The fragmentation process is occurring across two dimensions: fighting on the ground, and in the political corridors of diplomacy. In today's conflict, the Hirak in Aden is in the hands of a coalition of separatist militia, jihadis and Salafists, orchestrating their secession.

Nov 30, 2016 - From the South Yemen Independence day celebration in Aden, Yemen.
Photo courtesy: Ahmed Shihab Al-qadi. 
Meanwhile, at the UN, Hirak activists are making concerted efforts to win the international community's support for their demands. However, southern activists are divided: some demand secession, regardless of ending Yemen's war, and others demand peace first for all Yemen, and then secession.

Nonetheless, the war may serve the Hirak's best interests, considering the latest development that saw Saleh and the Houthis form a cabinet two days ago. Following their formation of The Supreme Political Council and its announcement of a new government, the country is clearly falling under the control of two states.

This chaotic governance is a product of several factors: the stalemate in the battle for Sanaa, the failure of international actors to carry out peacemaking efforts in Yemen and the fact that none of the warring sides has made major gains.

Given the unwinnable nature of Yemen's war, these dynamics stress the growing complexity of not only unity in Yemen, but they also highlight the question of the form of peace war-torn Yemen desperately needs.

Nov 30, 2016 - From the South Yemen Independence day celebration in Aden, Yemen. Photo courtesy: Saleh al-Obaidi.

*This piece was first published on The New Arab, on the 30th November. 

Thursday, December 1, 2016

We Have a Dream

Here is some tiny happy news in this $#%& world.

5ish years ago, I was photographed by Swedish photographer, Albert Wiking and interviewed by Oscar Edlund for a project they’ve been cooking for a long time. The project will finally see light next week and it’s called, ‘We Have A Dream’. It’s a photography exhibition of portraits of 114 people who dared to make a difference; the list includes Dalai lama, Chinese dissident artist Ai Weiwei, Malala Yousafzai, Timbuktu, Chimamanda Ngozi Adichie and I.

To be among those names blows my mind! I wish to fly right now to 7aret al Raqas, my humble neighbourhood in Sana’a and tell them the news. I hope my hard-working mother who survived an abusive marriage, and had a 5-year-long fight at courts to win divorce and custody of her two daughters, and worked 24/7 to put food on the table and get us a decent education; I hope my mom is proud of her daughter, moi. I wish my teacher in Sana’a who told me, ‘if you want to be a writer, you’ll die alone, unread and poor,’ know how wrong he was.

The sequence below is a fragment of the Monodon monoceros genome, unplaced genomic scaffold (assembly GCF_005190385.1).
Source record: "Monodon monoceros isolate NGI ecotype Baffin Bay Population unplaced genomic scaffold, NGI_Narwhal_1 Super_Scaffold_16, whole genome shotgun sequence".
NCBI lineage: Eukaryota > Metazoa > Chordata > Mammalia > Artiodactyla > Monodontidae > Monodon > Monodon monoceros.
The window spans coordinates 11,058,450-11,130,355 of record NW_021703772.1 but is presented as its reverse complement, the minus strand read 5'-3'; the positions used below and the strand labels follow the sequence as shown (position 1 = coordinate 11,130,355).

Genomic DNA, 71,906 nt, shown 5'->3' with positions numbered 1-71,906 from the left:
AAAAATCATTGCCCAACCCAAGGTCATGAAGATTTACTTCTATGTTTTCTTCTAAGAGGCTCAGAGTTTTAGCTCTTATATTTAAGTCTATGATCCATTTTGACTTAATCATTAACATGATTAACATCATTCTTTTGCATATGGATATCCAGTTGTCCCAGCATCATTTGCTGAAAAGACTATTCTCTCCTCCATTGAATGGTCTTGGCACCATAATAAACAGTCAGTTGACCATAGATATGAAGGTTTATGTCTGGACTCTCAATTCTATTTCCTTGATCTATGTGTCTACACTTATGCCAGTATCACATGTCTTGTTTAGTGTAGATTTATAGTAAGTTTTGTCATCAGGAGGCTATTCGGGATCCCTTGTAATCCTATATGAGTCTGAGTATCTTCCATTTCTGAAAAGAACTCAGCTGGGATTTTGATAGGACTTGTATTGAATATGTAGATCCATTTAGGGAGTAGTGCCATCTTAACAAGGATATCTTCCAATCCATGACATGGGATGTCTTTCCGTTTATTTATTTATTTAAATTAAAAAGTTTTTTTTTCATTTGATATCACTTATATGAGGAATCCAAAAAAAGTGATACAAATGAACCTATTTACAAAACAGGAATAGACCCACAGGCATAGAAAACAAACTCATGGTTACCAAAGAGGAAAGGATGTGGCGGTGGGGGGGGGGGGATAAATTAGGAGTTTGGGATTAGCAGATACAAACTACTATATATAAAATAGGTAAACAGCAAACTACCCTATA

My dream is that all Yemenis live in dignity and peace, and along with that journey I dream to continue telling their stories.

‘We Have a Dream’ will be exhibited at Fotografiska in Stockholm, 9 Dec - 19 Feb 2017, and will be accompanied by a book of the same name.

Saturday, November 26, 2016

Yemeni Students Protest in Lebanon

Beirut, 23 Nov - A painful combination of war impact and Yemen’s divided state(S)’ failing administration has left dozens of Yemeni students in Lebanon in a tragic situation. It’s been almost 2 years since these students and others have been holding a sit-in demo inside the Yemeni embassy in Beirut, demanding to receive their financial support which they were promised to get along the scholarships they obtained from Yemen’s Vocational Ministry. With Zero financial support, the students have nothing for food, medicine, shelter, etc.

I met some of them yesterday in my quick visit to Lebanon; my full report will be published soon. In the meantime, watch/read Sama'a’s coverage of the students’ plight from last year:

Yemeni Embassy - Beirut.

I heard heartbreaking stories of how some of the students did not afford to renew their student residency and were put in prision in Lebanon for few days before the embassy intervened. "We were the top in our class, and that's why we got a scholarship to come to Lebanon and study. Then, we found ourselves seen as criminals here," says one student.

The students have been surviving with whatever charity given by some business men - and they depend on cooking at the embassy hall

Monday, November 21, 2016

Obama's abysmal track record in Yemen

Aug 2013 - President Barack Obama and Yemen's president, Abdu Rabu Mansour Hadi after speaking to the media in the Oval Office of the White House. Photo courtesy/AP

*As US President-elect Donald J. Trump's win takes over the news, current US President Barack Obama's destructive legacy in Yemen must not go unnoticed. 

The Obama administration's foreign policy toward Yemen has been damaging and has largely contributed to the ongoing frenzied blood spill in the country. His policies inflicted devastating chaos on many levels in Yemen, for which the country is paying a heavy price.